The 6 Types Of Actor Who Could Be The Next Doctor

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We’re still reeling from the news that Peter Capaldi will be leaving the role of the Doctor at the end of this year. As fans, we now begin the process of grieving the loss of a Doctor whilst also looking forward to seeing who will step into Capaldi’s shoes and take the show in an exciting new direction. Chris Chibnall, and the powers that be at the BBC, face the daunting task of deciding who the Thirteenth Doctor will be.

Because we’re fans, we’ve made a list. A list of what sort of actor could fill the role – but rather than focus on speculation over individual actors, we are pondering the pools of talent that the production team may want to pick from. We’ve ordered our list from the most likely to be the next Doctor, to the least, based on nothing but fan intuition

1. THE RISING STAR

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Given the immense popularity of the programme, taking on the role of the Doctor can be seen as a great career move for an actor. At the same time, the Doctor Who production team may well be looking to snag a young, talented performer before they grow too big for a long-running TV series.

The Rising Star is the sort of actor who has been popping up in the odd TV guest part and minor film role for a few years and has ‘potential’ written all over them. They light up the screen in any scene they are in, and are probably destined for stardom: they’re just waiting for their big break.

There’s past precedent for this sort of thing to happen, with David Tennant being cast as the Doctor fresh off the back of RTD’s Casanova just as his career was starting to build a real momentum. There’s a whole universe of rising stars to choose from, with Andrew Gower, Wunmi Mosaku and Lydia Rose Bewley to name just a few, so the size of the pool and the amount of talent in it makes this our most likely pick.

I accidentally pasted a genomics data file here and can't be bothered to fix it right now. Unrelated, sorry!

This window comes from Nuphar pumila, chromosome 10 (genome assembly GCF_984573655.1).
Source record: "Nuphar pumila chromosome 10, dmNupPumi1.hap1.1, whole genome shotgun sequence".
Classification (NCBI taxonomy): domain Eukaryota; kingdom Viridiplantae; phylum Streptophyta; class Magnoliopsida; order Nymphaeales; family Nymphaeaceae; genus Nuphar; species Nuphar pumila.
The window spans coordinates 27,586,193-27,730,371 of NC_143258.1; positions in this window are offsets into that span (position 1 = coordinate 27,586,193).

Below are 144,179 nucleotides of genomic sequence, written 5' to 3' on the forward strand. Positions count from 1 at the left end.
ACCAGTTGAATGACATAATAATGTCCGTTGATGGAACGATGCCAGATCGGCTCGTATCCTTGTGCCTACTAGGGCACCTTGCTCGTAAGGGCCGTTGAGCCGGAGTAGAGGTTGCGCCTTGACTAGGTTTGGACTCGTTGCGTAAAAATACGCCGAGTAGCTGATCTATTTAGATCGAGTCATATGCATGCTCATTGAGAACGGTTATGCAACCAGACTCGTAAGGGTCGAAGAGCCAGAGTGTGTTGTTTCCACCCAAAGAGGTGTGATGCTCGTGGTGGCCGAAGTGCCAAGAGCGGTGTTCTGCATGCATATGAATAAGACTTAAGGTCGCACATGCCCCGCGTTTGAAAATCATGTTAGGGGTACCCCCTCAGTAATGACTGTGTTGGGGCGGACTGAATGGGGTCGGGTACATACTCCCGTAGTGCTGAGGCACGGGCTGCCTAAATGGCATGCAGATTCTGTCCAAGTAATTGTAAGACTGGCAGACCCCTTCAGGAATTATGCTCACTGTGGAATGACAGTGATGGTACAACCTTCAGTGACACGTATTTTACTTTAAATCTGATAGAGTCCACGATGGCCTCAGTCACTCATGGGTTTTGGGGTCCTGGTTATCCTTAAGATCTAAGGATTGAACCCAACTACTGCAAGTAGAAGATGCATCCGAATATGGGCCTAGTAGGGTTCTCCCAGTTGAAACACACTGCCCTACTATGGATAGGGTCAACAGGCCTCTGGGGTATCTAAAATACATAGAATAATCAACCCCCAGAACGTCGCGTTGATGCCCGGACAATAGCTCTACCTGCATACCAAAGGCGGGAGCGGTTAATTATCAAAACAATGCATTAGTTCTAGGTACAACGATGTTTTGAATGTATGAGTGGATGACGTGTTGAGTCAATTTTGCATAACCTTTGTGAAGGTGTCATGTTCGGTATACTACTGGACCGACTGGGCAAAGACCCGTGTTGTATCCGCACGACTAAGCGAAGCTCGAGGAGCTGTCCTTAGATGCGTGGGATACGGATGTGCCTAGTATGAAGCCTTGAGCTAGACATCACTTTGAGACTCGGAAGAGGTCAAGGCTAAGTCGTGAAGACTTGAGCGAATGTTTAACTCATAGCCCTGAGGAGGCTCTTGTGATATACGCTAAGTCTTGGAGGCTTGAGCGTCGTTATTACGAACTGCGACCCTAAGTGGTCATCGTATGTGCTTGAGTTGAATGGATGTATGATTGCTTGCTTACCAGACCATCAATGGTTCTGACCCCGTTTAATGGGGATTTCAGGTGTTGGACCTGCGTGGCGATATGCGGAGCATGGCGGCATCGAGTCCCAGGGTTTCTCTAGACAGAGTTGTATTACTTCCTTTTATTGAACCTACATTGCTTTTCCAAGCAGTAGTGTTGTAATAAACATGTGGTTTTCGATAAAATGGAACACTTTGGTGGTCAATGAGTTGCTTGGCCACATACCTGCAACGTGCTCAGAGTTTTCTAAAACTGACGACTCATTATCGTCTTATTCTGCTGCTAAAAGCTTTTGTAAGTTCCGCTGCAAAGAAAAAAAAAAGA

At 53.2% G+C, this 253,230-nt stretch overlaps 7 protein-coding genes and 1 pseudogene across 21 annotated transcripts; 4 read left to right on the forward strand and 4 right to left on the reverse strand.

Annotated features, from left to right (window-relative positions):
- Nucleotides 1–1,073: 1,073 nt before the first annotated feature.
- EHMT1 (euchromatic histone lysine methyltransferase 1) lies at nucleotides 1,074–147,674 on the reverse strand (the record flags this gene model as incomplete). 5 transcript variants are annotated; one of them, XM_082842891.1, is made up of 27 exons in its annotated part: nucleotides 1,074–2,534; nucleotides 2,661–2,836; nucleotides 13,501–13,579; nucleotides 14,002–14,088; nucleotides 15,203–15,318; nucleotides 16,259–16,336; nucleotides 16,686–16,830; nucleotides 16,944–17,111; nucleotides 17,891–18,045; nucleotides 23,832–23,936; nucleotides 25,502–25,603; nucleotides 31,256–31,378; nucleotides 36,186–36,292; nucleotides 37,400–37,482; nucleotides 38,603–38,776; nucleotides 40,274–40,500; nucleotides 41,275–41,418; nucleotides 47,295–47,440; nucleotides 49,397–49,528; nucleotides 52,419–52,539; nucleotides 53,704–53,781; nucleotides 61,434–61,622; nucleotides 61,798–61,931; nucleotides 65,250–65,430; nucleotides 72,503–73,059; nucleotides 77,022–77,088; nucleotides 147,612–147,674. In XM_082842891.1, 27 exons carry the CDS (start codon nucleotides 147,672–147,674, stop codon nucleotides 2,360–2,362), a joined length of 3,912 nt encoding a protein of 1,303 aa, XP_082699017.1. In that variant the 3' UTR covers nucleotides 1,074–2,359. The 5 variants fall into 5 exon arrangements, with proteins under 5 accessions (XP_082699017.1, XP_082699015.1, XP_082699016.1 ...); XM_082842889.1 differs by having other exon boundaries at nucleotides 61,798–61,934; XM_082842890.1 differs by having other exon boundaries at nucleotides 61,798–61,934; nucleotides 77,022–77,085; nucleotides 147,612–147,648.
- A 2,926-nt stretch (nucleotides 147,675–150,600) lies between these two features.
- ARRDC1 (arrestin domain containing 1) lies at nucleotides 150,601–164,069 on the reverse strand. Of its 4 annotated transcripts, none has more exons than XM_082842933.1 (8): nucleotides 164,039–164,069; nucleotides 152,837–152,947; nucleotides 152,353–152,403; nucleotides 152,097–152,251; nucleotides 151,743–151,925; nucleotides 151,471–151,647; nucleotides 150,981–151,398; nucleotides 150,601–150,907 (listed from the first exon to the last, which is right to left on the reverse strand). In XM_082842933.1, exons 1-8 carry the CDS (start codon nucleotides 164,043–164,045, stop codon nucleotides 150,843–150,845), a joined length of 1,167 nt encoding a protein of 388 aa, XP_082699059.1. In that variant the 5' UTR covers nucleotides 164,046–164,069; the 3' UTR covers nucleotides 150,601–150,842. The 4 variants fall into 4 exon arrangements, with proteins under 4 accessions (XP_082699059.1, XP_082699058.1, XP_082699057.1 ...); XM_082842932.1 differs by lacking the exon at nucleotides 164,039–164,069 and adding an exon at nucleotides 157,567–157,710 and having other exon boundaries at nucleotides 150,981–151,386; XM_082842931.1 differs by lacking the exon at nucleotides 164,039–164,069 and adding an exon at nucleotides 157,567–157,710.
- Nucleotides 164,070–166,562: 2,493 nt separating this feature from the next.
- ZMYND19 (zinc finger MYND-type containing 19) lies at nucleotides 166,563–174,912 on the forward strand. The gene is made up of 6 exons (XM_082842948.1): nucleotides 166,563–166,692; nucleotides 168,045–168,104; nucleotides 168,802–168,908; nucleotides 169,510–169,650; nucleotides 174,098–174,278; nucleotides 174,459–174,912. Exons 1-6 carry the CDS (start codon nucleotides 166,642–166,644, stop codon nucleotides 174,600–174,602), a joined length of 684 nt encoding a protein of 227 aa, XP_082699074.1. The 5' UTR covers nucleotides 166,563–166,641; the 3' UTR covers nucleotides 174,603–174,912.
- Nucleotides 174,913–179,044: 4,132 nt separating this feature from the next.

2. THE SEASONED PROFESSIONAL

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There are plenty of actors who have long, respectable careers but who haven’t quite reached international stardom. Chibnall and co may be looking for a proven talent with a large body of work, who seems to crop up in almost everything but has never really shone in the limelight. The kind of person that makes you go ‘oh, it’s them’ whenever you see them on screen.

There are plenty of examples of this from the show’s history: past Seasoned Professionals to take on the role include Christopher Eccleston, the outgoing Peter Capaldi, and the man who kicked the whole thing off, William Hartnell. Some of the early favourites for the Thirteenth Doctor firmly fall under this umbrella, including David Harewood and Olivia Colman, so the chances of a well-versed actor assuming the role seem quite likely. We can easily imagine someone like Tim Roth, Tracey Childs or Lennie James taking on the role.

 

3. THE HOUSEHOLD NAME

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It’s now an uncommon occurrence to see actors with major film careers diverge into television. While it is unlikely that we will ever see an actor at the height of their popularity take on the small screen commitment of Doctor Who (those who are desperate for Benedict Cumberbatch to play the Doctor may want to moderate their expectations), there could be some iconic talent who could be coaxed into the TARDIS if they are looking for a new phase in their career. The production team could benefit in casting someone with star power, who is immediately recognisable and brings a sizeable audience with them. Someone with a kind of credibility that would ground the show as it makes the transition between the old and new showrunners.

Movement between the big and small screen has rarely been as free as it is now, but there is a near enough example from Doctor Who’s past (if you squint hard enough): at the time of the Fifth Doctor’s casting, Peter Davison was something of a major TV star, at least in the UK, having played a lead role in the veterinary comedy-drama series All Creatures Great and Small.